By Cyrus (@cyruslassus on Twitter)
The “Fireland” campaign has been going on for years and with the voice of the people getting louder and louder, Stephen Ross finally caved into the public pressure and mutually agreed to part ways with Jeff Ireland.
Dolphin fans everywhere view this move as addition by subtraction, but I will reserve judgement until the next general manager proves to be better and not just more likable.
While it is easy to zero in on the mistakes he committed, I will start with some of the highlights of his tenure.
He was great at picking up acorns.
Cameron Wake was signed from the Canadian Football League and the three time Pro Bowler had his contract extended through 2017. Many give Bill Parcells credit for the signing, but the extension was all Ireland. Richie Incognito became a Pro Bowler in Miami after being released by two teams. Dimitri Patterson, who had an injury shortened career year, was picked up off of waivers from the Cleveland Browns late in 2012.
In fact, this season was almost rescued by acorns. First by Sam Brenner, who made the jump from undrafted, practice squad rookie to starting guard after scandal and injury plagued the offensive line, and then by safety Michael Thomas who was signed off of the San Francisco practice squad and immediately denied Tom Brady the endzone in the clutch on two last minute plays, giving Miami its eighth win in week 15.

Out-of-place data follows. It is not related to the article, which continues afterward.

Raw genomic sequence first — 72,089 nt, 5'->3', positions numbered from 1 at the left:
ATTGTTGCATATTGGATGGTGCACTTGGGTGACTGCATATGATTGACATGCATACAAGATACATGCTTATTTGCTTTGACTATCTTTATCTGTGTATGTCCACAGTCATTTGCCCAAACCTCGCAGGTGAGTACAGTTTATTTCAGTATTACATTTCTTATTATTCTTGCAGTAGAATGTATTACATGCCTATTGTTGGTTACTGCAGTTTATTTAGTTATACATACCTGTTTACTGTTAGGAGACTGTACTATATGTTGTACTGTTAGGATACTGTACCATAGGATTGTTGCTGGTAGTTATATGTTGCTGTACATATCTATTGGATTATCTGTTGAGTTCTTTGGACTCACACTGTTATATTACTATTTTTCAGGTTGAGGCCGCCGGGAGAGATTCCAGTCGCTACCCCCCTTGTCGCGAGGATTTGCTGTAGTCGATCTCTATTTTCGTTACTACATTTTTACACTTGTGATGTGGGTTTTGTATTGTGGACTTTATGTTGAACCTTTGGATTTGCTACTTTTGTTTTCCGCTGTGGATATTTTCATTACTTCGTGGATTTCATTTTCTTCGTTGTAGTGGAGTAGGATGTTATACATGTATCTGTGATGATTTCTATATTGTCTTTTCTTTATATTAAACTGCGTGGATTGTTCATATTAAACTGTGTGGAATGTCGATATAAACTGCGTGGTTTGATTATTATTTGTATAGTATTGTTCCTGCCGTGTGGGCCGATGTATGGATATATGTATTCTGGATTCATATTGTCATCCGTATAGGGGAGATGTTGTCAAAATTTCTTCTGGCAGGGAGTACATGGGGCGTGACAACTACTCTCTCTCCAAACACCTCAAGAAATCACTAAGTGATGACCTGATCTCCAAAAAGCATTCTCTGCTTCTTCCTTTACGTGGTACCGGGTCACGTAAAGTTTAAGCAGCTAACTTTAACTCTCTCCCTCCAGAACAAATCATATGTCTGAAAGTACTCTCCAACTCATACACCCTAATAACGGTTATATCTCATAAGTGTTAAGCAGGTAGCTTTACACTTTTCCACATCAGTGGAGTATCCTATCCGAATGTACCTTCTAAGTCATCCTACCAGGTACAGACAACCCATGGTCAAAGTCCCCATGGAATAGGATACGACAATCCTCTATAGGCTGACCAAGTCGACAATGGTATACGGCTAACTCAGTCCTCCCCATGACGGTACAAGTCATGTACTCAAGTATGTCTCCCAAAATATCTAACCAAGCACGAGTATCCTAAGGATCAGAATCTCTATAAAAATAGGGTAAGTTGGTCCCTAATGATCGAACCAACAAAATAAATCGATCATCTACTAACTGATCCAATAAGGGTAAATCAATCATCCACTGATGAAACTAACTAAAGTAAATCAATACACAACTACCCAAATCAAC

His late round picks and undrafted free agents were also remarkable.
Reshad Jones, Chris Clemons, Paul Soliai, Nolan Carroll and Jimmy Wilson on defense and Charles Clay, Brian Hartline, Lamar Miller and Rishard Matthews on offense were all drafted in the 4th round or later. Marlon Moore and Derrick Shelby also got their start as undrafted free agents, like Sam Brenner. Former Dolphin standouts include Pro Bowl kicker Dan Carpenter and receivers Davone Bess and Anthony Armstrong.
He generally made solid trades.
Many ridicule him for trading up for Dion Jordan in the 2013 draft, but most experts were shocked that the Dolphins were able to trade into the top 3 of the draft with the 12th pick and a second rounder. In limited playing time, Dion Jordan made big plays in big games, with his big hand turning a Joe Flacco pass into a game changing pick 6 that almost allowed Miami to steal a critical game. (continued on page 2, CLICK HERE)